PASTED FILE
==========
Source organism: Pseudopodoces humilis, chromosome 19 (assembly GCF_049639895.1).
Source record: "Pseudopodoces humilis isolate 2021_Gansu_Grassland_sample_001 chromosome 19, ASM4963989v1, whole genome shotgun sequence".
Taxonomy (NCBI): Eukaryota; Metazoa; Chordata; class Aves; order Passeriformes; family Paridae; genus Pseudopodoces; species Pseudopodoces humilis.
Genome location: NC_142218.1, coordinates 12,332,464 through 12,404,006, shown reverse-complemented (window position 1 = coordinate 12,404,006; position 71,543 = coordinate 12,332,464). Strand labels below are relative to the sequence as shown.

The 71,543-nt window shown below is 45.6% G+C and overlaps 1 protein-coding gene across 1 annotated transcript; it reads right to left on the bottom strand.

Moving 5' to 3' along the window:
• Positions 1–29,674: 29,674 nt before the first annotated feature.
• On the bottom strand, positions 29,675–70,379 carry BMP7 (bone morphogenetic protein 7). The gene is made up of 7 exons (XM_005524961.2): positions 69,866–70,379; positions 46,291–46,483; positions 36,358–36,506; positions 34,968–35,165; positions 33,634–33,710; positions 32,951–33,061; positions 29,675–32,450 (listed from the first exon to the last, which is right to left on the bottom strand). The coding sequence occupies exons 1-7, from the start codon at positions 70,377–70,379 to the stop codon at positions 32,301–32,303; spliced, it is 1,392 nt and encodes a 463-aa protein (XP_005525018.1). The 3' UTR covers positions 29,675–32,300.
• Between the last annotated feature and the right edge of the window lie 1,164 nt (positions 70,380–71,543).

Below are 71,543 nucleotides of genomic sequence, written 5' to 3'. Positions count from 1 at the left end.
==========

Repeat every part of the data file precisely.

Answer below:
Source organism: Pseudopodoces humilis, chromosome 19 (assembly GCF_049639895.1).
Source record: "Pseudopodoces humilis isolate 2021_Gansu_Grassland_sample_001 chromosome 19, ASM4963989v1, whole genome shotgun sequence".
Taxonomy (NCBI): Eukaryota; Metazoa; Chordata; class Aves; order Passeriformes; family Paridae; genus Pseudopodoces; species Pseudopodoces humilis.
Genome location: NC_142218.1, coordinates 12,332,464 through 12,404,006, shown reverse-complemented (window position 1 = coordinate 12,404,006; position 71,543 = coordinate 12,332,464). Strand labels below are relative to the sequence as shown.

The 71,543-nt window shown below is 45.6% G+C and overlaps 1 protein-coding gene across 1 annotated transcript; it reads right to left on the bottom strand.

Moving 5' to 3' along the window:
• Positions 1–29,674: 29,674 nt before the first annotated feature.
• On the bottom strand, positions 29,675–70,379 carry BMP7 (bone morphogenetic protein 7). The gene is made up of 7 exons (XM_005524961.2): positions 69,866–70,379; positions 46,291–46,483; positions 36,358–36,506; positions 34,968–35,165; positions 33,634–33,710; positions 32,951–33,061; positions 29,675–32,450 (listed from the first exon to the last, which is right to left on the bottom strand). The coding sequence occupies exons 1-7, from the start codon at positions 70,377–70,379 to the stop codon at positions 32,301–32,303; spliced, it is 1,392 nt and encodes a 463-aa protein (XP_005525018.1). The 3' UTR covers positions 29,675–32,300.
• Between the last annotated feature and the right edge of the window lie 1,164 nt (positions 70,380–71,543).

Below are 71,543 nucleotides of genomic sequence, written 5' to 3'. Positions count from 1 at the left end.